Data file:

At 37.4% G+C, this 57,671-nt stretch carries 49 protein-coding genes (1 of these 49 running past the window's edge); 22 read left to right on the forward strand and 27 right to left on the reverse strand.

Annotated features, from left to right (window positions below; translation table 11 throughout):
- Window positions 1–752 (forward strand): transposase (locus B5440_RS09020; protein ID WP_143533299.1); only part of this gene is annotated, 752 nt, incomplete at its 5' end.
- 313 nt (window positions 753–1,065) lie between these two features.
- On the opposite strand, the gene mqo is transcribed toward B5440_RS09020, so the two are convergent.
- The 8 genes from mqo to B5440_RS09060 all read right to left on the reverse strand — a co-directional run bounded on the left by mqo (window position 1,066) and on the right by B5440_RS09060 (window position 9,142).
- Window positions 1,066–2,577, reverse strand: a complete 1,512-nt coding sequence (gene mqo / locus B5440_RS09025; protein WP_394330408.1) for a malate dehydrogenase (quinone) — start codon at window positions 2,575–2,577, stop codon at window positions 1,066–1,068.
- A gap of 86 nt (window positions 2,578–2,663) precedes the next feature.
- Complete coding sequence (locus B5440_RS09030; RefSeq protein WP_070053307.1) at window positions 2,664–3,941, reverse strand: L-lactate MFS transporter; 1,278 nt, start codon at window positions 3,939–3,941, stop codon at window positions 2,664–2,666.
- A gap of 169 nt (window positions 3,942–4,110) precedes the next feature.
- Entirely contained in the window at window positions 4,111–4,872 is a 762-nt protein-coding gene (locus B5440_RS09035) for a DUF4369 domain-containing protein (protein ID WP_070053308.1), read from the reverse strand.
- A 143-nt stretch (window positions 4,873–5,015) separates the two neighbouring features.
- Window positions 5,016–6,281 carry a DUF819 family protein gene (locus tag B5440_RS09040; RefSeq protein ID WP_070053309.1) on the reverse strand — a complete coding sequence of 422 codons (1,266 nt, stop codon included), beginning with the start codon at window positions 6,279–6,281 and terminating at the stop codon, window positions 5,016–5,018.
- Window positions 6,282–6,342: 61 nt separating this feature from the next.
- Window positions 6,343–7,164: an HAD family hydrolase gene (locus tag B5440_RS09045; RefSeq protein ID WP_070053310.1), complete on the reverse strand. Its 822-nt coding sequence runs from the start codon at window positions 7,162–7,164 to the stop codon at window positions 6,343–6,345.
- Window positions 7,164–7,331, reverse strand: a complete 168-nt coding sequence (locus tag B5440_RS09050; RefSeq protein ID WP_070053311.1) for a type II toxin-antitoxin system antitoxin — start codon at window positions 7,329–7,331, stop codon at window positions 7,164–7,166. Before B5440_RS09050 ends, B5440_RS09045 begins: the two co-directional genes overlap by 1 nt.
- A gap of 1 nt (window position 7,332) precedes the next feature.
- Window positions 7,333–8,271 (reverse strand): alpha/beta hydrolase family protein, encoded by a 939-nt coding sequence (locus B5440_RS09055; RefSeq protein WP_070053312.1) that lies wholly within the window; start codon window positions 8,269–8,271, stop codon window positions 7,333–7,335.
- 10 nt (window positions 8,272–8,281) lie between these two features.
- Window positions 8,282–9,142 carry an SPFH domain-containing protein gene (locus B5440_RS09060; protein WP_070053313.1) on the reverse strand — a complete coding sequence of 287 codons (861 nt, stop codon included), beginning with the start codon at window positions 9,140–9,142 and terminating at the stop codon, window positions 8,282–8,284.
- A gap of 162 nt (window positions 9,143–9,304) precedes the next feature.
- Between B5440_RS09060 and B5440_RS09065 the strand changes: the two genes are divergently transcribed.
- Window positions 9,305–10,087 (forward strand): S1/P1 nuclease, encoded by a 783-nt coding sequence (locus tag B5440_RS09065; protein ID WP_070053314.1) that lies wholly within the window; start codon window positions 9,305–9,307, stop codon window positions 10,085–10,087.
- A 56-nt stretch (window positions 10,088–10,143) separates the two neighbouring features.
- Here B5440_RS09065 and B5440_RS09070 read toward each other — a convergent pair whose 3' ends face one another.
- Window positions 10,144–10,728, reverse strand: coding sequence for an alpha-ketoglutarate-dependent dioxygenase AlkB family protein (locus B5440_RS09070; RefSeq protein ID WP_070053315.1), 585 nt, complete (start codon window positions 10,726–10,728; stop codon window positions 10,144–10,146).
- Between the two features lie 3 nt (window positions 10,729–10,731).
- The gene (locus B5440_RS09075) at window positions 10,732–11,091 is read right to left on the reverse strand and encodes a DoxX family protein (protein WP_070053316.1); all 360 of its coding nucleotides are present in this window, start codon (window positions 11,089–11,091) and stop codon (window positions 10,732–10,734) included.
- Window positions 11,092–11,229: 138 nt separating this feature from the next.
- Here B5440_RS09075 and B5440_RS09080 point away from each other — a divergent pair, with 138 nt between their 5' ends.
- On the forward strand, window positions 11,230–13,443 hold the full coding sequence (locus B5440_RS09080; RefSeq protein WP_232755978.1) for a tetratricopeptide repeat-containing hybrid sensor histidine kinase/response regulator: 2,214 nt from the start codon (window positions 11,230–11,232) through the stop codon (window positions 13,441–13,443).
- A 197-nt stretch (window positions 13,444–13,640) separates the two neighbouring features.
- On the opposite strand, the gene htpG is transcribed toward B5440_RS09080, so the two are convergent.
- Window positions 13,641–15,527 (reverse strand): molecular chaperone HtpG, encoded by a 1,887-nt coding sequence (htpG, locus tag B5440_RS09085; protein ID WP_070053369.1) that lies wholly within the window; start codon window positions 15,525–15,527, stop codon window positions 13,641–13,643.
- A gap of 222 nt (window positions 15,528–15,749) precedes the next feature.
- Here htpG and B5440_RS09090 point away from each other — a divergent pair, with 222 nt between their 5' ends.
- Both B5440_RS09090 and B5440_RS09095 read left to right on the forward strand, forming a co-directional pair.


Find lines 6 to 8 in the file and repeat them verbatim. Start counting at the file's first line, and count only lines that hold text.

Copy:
- The 8 genes from mqo to B5440_RS09060 all read right to left on the reverse strand — a co-directional run bounded on the left by mqo (window position 1,066) and on the right by B5440_RS09060 (window position 9,142).
- Window positions 1,066–2,577, reverse strand: a complete 1,512-nt coding sequence (gene mqo / locus B5440_RS09025; protein WP_394330408.1) for a malate dehydrogenase (quinone) — start codon at window positions 2,575–2,577, stop codon at window positions 1,066–1,068.
- A gap of 86 nt (window positions 2,578–2,663) precedes the next feature.